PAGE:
June 25, 2018

Nicole Homer


Next to the red and blue heat of the stove, the white
woman’s face is stretched across my ass. Her straight
teeth snug against each handful of me. Her smile,

slightly distorted but still iconic, looks out into the dining room
at herself. There, three more of her, three more
of me: one holds up her bracelets. Sharp flash of ricochet,

another wild thing almost tamed by a woman flaunting
a docility gifted to her. How shiny it is. The bullet
and the bracelets and on the next small body, a tiara.

There is nothing that was not once alive
in the kitchen. I am here because what wouldn’t I kill
to call myself mother? In the other room, their perfect need.

What a beautiful weapon atop that woman. The last body:
a lasso turning above her head. She will make us tell
the truth. I do not like the children

asking me for food. I am tired of the open,
loud mouths of these choices. I want to be an indestructible
white woman, a weaponized smile. How do you fix your mouth

to ask for more? This is how they conquer:
by overwhelming. They swarm the table and chair
and crawl and climb and laugh and spill and

they wait for me to make them breakfast, so I break
egg after egg after egg. How else can you feed your young
without the currency of someone else’s? We are the same

every morning. They say: Mommy I want
you to wear there is an inexhaustible list of heroes
they ask me to imitate. This is how I parent:

in a skin I didn’t choose. But didn’t I
buy them all these white women’s smiles
and heroes? And who has not wanted to wear someone

else’s pelt? In the evenings, I throw the used white women
into a pile in the corner. Some days, I lie to the children
say that I am wearing what they have chosen. When I am not

their mother, I still choose the familiar heroes. I want to be
someone else: a woman whose young is not open-mouthed,
waiting to be rescued. I am so tired. Some days

I just want to dress myself. But I don’t
know what else a woman would wear
if not her children’s want for someone better.

from Rattle #59, Spring 2018


Nicole Homer: “Poetry is supposed to change the way we see things. I can’t look at a spider the same after reading ‘Allowables.’ I can’t think about frozen lakes without a sense of awe and mourning after reading ‘Elk.’ Every thing we do is political. Every thing. Even underwear. I want someone to think about their underwear, and maybe their heroes, differently after reading this poem.” (web)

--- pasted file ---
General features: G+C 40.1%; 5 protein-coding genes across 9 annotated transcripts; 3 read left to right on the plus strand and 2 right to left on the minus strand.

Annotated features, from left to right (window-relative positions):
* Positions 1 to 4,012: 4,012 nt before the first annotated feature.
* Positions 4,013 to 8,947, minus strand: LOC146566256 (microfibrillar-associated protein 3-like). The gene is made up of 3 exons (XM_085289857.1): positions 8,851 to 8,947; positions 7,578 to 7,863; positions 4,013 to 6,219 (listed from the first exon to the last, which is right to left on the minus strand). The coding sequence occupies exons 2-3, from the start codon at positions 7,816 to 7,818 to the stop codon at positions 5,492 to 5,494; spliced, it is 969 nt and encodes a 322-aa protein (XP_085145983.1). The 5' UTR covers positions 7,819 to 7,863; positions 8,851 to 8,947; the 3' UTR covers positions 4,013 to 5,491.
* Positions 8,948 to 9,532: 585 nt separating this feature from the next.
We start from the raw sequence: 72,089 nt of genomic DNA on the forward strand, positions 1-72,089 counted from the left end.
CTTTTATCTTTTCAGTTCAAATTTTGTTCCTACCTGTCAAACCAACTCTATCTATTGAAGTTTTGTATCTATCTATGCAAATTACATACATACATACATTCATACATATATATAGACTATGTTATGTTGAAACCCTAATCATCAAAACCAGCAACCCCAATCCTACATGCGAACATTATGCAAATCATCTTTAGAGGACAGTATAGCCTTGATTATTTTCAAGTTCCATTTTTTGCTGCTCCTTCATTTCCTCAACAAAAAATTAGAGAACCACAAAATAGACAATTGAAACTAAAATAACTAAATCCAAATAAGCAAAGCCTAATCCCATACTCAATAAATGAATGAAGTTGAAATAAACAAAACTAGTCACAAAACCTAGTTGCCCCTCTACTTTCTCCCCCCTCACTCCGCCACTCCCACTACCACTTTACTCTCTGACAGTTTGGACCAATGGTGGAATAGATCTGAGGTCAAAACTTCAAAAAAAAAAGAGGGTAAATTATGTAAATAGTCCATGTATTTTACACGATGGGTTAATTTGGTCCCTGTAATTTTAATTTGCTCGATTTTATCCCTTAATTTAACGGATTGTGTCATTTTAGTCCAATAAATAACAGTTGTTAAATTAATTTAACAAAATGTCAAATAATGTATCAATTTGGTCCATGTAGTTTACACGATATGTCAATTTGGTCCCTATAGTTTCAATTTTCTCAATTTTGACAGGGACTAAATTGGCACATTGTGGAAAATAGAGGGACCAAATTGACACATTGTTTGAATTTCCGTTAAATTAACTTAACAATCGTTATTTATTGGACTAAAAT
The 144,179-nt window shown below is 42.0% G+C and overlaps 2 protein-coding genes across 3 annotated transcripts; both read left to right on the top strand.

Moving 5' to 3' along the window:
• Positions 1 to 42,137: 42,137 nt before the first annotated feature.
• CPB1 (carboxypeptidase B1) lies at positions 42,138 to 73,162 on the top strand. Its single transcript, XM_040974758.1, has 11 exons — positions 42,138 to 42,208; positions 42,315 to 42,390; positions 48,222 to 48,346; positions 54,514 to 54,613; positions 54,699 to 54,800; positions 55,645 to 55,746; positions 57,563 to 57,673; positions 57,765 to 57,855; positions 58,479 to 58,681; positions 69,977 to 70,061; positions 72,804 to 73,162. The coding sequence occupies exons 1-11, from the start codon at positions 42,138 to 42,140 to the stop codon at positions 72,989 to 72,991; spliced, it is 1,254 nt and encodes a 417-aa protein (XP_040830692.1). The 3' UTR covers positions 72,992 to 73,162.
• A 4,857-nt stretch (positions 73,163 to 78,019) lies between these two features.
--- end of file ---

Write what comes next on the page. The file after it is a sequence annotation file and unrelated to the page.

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July 10, 2016

Nicole Homer


The deadline is becoming a ritual:
I am, I guess, a woman who needs to know
when I should stop writing this poem.
It’s a tool, a trick, and

I am, I guess, a woman who needs to know
the dead line drawn around us;
it’s a tool, a trick, and
a chorus of voices, headlines, hashtags.

The dead line drawn around us:
a convenience store. Beyond that point we are liable to die.
A chorus of voices, of headlines, of hashtags:
I know this song; I sang it last week.

A convenience store? Beyond that point we are liable to die?
This week his name was Alton, but
I know this song; I sang it last week
when his name was “dead,” “black,” and “in police custody.”

This week his name was Alton, but
maybe I’m cheating: maybe I’ve written this before,
when his name was “dead,” “black,” and “in police custody.”
How can an editor even begin to tell

if maybe I’m cheating? Maybe I’ve written this before:
the deadline is becoming a ritual.
How can an editor even begin to tell
when I can stop writing this poem?

Poets Respond
July 10, 2016

[download audio]


Nicole Homer: “The call for submissions for Poets Respond states, in part: ‘The deadline for each week is Friday at midnight …’ The impending deadline that pushes the poet to write is as cyclical as the recorded murders of black people by police. This poem is in response to the death of Alton Sterling in Baton Rouge. But it is also in response to every other murder of a black citizen at the hands of police. First, it was #IfIDieInPoliceCustody and now it’s #SayHisName. There will be a new hashtag the next time. The reality is that there is a very real deadline drawn around black bodies and one wrong misstep—or any action perceived as such—means that you have stepped over the deadline and are at risk of being killed. As I sat down to write, I realized that the last several poems I’ve written have been about this subject: the routine violence against black bodies. This keeps repeating and repeating and so it became a pantoum.” (website)

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